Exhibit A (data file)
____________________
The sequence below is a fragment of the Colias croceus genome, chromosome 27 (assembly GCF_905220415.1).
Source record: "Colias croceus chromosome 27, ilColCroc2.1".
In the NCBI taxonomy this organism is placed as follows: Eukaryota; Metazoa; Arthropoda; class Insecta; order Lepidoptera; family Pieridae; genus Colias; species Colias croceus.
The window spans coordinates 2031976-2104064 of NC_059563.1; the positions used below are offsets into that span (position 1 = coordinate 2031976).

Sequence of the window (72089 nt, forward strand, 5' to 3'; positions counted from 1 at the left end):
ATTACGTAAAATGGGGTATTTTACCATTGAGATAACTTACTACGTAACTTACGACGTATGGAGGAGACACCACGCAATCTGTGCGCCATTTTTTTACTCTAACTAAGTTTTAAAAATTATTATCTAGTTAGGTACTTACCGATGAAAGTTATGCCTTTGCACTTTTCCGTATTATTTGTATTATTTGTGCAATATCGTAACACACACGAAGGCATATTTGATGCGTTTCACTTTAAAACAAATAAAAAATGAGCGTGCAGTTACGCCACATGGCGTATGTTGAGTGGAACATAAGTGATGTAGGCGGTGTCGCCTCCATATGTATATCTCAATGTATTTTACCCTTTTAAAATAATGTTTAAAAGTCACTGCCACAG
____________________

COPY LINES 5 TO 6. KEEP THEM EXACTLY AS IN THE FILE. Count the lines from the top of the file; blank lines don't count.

Sequence of the window (72089 nt, forward strand, 5' to 3'; positions counted from 1 at the left end):
ATTACGTAAAATGGGGTATTTTACCATTGAGATAACTTACTACGTAACTTACGACGTATGGAGGAGACACCACGCAATCTGTGCGCCATTTTTTTACTCTAACTAAGTTTTAAAAATTATTATCTAGTTAGGTACTTACCGATGAAAGTTATGCCTTTGCACTTTTCCGTATTATTTGTATTATTTGTGCAATATCGTAACACACACGAAGGCATATTTGATGCGTTTCACTTTAAAACAAATAAAAAATGAGCGTGCAGTTACGCCACATGGCGTATGTTGAGTGGAACATAAGTGATGTAGGCGGTGTCGCCTCCATATGTATATCTCAATGTATTTTACCCTTTTAAAATAATGTTTAAAAGTCACTGCCACAG